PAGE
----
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Old 05-30-12, 10:36 PM
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Originally Posted by BluesDaddy View Post
Cupcakes = Donuts.
I'll have one of each.
Ummmm Donuts....

What about Renovo that uses resin impregnated wood?
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Old 05-31-12, 01:39 AM
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There is carbon in wood. There is carbon in steel. Therefore trees = steel.
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Old 05-31-12, 02:23 AM
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Someone once told me carbon fiber was originally made from burned rayon and rayon is made from wood pulp. Now carbon is made from injecting high temp gasses upon each other.
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Old 05-31-12, 03:19 AM
  #14  
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Originally Posted by Snydermann View Post
I believe that carbon fiber was pushed by the bicycle manufacturers because of an extremely high profit margin, not because it makes for a higher quality bike. I'm sure it's much easier to teach low skilled workers to laminate a papier mache frame than it is to teach a craftsman to machine and weld a steel frame. Not to mention the cost of high quality steel tubing/lugs over the raw materials in carbon fiber construction.
Whaaat? I have had a Look frame from the mid 90s (my fav. still in many ways) that was all hand made. Don't tell me monkeys with low skill made that. while I love carbon bikes and is, by far my favorite material (have many over the years, my current is a Ridley), I am looking to have a steel frame made with my company name on the downtube. something about the way they look. I could have done that with easily with a carbon frame. I wouldn't argue about quality, but for sure a better performance bike in a racing situation.
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Old 05-31-12, 04:44 AM
  #15  
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Try to find a frame manufacture that gives you a lifetime guarantee!
Aegis. Developed the Trek 2500 Composite frames. An internal debate about laying up carbon fiber frames resulted in a split. One group went west, formed into a little company that knows about carbon fiber, Kestrel. The rest stayed behind, continued with defense contracts and frames. Outstanding frames with a lifetime warranty.

Carbon fiber Wood

Carbon fiber = Flax (Linum Usitatissimum)
The Mesuuew MF-5.
Johan Mesuuew a.k.a. "The Lion of Flanders," knows a thing or two about riding on cobblestones.

Don't get me wrong. I ride steel, but I'd really like to get my hands on one of those frames.

Last edited by RobbieTunes; 05-31-12 at 05:54 AM.
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Old 05-31-12, 05:22 AM
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Wabbits is basically chickens...
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Old 05-31-12, 05:30 AM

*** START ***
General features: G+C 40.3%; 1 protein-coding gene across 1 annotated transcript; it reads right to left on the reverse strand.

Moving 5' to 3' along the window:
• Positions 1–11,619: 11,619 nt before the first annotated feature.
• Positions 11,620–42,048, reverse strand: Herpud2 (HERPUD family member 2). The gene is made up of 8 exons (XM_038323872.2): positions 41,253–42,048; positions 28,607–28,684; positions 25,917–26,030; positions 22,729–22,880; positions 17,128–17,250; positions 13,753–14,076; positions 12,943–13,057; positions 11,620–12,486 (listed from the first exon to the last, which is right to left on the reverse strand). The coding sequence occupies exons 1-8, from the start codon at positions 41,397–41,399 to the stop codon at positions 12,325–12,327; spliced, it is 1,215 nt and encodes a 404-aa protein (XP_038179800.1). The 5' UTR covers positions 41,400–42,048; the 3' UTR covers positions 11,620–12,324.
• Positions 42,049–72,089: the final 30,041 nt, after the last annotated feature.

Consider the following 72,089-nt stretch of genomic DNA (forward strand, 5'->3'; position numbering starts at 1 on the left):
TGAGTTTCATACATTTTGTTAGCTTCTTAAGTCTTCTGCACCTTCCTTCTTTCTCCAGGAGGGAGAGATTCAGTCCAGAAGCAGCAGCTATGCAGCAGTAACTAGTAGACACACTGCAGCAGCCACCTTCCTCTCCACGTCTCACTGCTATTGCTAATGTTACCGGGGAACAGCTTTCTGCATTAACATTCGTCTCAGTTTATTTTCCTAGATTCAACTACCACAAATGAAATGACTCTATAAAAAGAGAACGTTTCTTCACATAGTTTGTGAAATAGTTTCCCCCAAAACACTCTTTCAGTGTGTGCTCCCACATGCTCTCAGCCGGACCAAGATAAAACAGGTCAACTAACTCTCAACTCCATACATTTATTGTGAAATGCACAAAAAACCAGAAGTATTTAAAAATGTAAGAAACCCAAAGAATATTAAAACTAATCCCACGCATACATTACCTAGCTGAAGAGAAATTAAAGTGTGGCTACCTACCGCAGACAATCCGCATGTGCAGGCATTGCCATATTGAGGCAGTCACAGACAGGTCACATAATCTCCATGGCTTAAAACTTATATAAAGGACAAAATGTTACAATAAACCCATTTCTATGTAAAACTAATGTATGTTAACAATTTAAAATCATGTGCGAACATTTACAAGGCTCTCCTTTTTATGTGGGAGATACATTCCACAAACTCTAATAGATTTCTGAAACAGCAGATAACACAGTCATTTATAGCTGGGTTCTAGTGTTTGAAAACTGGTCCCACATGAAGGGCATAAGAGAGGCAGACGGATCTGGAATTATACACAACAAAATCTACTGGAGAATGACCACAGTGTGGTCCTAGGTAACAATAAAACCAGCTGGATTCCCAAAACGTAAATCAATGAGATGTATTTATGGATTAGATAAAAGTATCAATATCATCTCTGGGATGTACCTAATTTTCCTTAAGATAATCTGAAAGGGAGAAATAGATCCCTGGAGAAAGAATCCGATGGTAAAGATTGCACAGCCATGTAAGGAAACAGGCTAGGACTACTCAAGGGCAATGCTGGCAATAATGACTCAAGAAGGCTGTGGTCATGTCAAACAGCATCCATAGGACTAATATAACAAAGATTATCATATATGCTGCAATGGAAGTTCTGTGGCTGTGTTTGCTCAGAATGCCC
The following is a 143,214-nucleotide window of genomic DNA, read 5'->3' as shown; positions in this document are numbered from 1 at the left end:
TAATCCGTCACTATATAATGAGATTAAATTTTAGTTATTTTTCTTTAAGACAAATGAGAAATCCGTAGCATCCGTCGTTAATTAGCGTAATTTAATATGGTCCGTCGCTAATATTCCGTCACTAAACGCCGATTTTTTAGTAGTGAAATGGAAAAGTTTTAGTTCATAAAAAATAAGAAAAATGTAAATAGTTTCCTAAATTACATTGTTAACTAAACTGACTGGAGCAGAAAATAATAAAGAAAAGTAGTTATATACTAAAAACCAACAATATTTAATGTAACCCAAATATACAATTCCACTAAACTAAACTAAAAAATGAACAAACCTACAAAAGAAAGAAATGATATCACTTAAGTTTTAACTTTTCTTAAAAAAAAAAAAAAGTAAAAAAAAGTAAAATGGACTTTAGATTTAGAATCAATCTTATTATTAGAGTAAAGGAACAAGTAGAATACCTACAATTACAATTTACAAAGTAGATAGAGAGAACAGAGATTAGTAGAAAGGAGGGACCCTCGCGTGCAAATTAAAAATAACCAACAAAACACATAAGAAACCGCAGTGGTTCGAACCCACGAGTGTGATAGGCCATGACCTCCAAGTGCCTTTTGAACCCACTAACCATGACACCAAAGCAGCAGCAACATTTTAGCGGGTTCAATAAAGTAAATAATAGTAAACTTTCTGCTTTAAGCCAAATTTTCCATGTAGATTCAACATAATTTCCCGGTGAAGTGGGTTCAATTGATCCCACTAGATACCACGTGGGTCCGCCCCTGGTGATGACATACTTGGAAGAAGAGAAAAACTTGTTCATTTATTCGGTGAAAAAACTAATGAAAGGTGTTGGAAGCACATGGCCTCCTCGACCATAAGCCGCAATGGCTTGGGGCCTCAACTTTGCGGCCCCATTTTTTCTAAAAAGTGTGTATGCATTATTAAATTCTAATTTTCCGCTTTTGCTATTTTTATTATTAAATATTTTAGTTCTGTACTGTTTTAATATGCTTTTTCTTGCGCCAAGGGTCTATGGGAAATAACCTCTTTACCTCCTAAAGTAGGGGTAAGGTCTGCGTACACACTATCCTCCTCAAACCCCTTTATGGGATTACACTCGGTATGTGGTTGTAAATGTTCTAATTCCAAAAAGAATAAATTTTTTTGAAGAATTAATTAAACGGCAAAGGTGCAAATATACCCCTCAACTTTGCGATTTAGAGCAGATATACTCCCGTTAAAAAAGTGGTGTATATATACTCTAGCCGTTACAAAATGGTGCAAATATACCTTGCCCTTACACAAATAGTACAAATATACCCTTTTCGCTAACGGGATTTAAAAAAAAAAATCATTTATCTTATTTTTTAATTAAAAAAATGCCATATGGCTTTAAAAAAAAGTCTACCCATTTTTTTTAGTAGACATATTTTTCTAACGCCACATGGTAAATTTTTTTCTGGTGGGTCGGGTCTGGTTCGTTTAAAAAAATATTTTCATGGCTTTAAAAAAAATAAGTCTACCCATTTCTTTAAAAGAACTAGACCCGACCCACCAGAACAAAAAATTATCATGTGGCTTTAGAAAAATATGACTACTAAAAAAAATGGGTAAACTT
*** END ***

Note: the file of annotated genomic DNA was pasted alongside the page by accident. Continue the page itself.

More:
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If I sold you a basic plastic drinking straw and you paid $100.00 for it, I could offer you a lifetime warranty too. Original owner of course, subject to my approval.

I'm sure some of the early plastic bikes were quality and probably expensive to produce, especially the bikes with metal lugs. We'll see how they hold up over time, we already know how long a steel frame will last. Should we list the many products produced over the years that were well accepted only to eventually crash and burn when it was discovered the product actually sucked?

Hey, Ford even convinced 2,000,000 people a new Pinto was a good idea. Not to mention how many people thought buying a USED Pinto was a good idea. AND they managed to sell that quality automobile for 10 years until people finally realized . . .


Last edited by Snydermann; 05-31-12 at 06:06 AM.
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Old 05-31-12, 05:31 AM
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Originally Posted by Snydermann View Post
I believe that carbon fiber was pushed by the bicycle manufacturers because of an extremely high profit margin, not because it makes for a higher quality bike. I'm sure it's much easier to teach low skilled workers to laminate a papier mache frame than it is to teach a craftsman to machine and weld a steel frame. Not to mention the cost of high quality steel tubing/lugs over the raw materials in carbon fiber construction.
I can't tell if you're joking or not...
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Old 05-31-12, 05:52 AM
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Originally Posted by Snydermann View Post
If I sold you a basic plastic drinking straw and you paid $100.00 for it, I could offer you a lifetime warranty too. Original owner of course, subject to my approval.

Yep, the Aegis modern frames were over $3000, I'm pretty sure. I was just answering the question in the article.